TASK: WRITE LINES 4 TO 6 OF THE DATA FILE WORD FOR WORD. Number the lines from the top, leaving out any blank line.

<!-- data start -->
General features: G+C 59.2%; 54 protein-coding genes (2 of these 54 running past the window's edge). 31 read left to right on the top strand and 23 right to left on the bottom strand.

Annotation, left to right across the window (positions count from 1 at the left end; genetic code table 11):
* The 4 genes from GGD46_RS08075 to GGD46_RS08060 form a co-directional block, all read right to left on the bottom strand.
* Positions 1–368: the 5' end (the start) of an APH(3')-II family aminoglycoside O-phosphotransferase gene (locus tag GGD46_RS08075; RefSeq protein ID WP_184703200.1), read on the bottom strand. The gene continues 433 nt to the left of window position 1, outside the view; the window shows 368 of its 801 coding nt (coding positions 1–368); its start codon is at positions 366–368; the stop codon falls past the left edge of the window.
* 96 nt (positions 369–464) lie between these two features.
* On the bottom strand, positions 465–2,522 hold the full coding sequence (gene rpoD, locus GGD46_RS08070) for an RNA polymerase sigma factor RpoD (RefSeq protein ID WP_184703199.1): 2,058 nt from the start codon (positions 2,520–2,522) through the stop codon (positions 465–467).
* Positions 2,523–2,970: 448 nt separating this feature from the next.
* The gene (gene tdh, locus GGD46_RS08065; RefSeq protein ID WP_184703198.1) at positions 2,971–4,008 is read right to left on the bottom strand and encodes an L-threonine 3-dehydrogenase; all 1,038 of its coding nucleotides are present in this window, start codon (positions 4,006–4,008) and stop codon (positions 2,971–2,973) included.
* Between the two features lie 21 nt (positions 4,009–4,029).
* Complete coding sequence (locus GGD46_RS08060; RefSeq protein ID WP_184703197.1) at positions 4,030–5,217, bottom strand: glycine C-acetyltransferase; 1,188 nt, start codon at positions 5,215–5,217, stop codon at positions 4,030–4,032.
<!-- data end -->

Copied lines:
* Positions 1–368: the 5' end (the start) of an APH(3')-II family aminoglycoside O-phosphotransferase gene (locus tag GGD46_RS08075; RefSeq protein ID WP_184703200.1), read on the bottom strand. The gene continues 433 nt to the left of window position 1, outside the view; the window shows 368 of its 801 coding nt (coding positions 1–368); its start codon is at positions 366–368; the stop codon falls past the left edge of the window.
* 96 nt (positions 369–464) lie between these two features.
* On the bottom strand, positions 465–2,522 hold the full coding sequence (gene rpoD, locus GGD46_RS08070) for an RNA polymerase sigma factor RpoD (RefSeq protein ID WP_184703199.1): 2,058 nt from the start codon (positions 2,520–2,522) through the stop codon (positions 465–467).